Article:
Harmony Hazard, 24, wanted “A safe place for book groups and hula hoops”; Sara Teitelbaum, 23, wanted “People to bring warmth to a home”; Rupert Poole, 30, wanted “Community building, skill-sharing, gardening”; Mariel Berger, 28, wanted “Social, political, and artistic collaborations”; Johanna Bronk, 23, wanted “Communal vegetarian meals and chickens.”
Myself wanting almost all these things, I have to laugh at the yuppie-ness from the outside. However, these quotes weren’t culled from Stuff White People Like, but from the newspaper white people like, the New York Times. The article is about overeducated hipsters trying to mesh postmodernism with humanism. The title, “A Modern Answer to the Commune,” displays their unoriginal originality, and their unradical radicalism.
A quick conservative response is simple. Intentional community? Duhhh … the family.
I’ll keep going, though, because I myself have been enamored with ideas about modern intentional community ever since living in its ideal and origin, the college dorm. Let’s admit it, many of us found exhilarating realizations about life and living while in a dorm – which we did not find in our nuclear family. Part of this is the culture of a single age group; part is also the struggle to reassemble order and humane-ness to our lives after the liberation from family bonds.
In a culture with decreasing social interdicts to define and revere social roles that have been constructed to bring out aspects of our humanity, modern intentional community is certainly a useful tool. Forced social activity is a necessary way to refine and recognize relational and human goods.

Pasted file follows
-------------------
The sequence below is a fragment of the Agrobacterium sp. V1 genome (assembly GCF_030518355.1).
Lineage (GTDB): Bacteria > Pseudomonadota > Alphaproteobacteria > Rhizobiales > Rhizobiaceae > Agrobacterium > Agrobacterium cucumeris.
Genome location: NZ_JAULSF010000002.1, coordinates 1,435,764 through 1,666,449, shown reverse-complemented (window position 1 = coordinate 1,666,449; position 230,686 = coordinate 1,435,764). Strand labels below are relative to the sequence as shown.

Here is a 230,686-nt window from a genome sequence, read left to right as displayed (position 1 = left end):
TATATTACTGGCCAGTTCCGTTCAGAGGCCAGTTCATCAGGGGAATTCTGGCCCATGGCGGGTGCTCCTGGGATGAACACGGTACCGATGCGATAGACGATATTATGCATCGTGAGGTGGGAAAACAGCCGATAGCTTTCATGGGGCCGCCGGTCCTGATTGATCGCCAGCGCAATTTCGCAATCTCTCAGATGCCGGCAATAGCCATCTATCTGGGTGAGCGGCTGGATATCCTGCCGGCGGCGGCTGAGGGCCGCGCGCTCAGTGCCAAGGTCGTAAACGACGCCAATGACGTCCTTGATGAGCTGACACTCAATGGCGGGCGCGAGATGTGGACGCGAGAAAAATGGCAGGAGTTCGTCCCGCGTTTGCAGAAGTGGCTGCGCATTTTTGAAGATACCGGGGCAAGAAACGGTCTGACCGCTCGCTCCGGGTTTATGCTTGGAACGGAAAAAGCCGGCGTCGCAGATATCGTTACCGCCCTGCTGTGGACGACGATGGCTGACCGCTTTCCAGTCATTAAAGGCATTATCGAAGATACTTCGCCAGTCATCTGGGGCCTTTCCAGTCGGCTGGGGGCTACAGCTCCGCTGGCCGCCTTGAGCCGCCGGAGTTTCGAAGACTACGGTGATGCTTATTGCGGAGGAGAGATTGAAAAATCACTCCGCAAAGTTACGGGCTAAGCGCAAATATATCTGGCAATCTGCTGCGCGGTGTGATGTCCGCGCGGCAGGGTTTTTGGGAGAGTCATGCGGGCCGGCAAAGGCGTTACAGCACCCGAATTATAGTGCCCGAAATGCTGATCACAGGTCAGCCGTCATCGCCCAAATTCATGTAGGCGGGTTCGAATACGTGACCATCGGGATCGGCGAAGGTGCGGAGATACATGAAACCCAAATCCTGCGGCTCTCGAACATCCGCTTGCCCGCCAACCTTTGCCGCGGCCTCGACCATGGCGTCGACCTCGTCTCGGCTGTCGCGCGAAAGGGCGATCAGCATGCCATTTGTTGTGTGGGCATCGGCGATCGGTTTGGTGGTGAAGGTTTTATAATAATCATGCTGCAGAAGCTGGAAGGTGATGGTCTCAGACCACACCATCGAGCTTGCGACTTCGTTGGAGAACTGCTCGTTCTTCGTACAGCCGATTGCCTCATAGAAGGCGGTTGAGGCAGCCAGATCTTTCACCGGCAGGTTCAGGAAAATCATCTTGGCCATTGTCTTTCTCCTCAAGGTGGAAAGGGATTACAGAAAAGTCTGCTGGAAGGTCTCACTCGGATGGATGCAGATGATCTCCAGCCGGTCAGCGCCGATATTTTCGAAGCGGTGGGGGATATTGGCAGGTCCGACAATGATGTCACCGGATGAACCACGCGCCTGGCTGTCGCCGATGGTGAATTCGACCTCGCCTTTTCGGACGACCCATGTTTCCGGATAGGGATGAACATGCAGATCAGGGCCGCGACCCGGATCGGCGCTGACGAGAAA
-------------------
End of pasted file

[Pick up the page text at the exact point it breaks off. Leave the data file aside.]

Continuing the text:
Additionally, the nuclear family has rarely been enough, historically, to create community-oriented values. In some ways, modern intentional community fills the gap left by extended family and neighbors, among whom it was possible to exercise a greater degree of choice.
But here is a point I want to stress. The physical infrastructure of our cities and towns are often built without regard (or with disregard) for broader sociality, with social places such as strip malls and restaurants occupying distinct areas from residential, “private” spaces. More importantly, in a country with freedom of religion, the spiritual community is necessarily fractured, a situation that often makes intentional communities attractive to the spiritually sensitive. The bonds of common belief, common cause, and commonly-formed desires through religion find intense connection when coming together. If the hipster Craiglist-formed community is attractive to me, Dietrich Bonhoeffer’s “Life Together” is the deeper desideratum.
Bryan Wandel works in government finance and has studied history, accounting, and religion. He is a member of the editorial board at Humane Pursuits. Bryan’s writing has appeared at Comment Magazine, First Things, and elsewhere.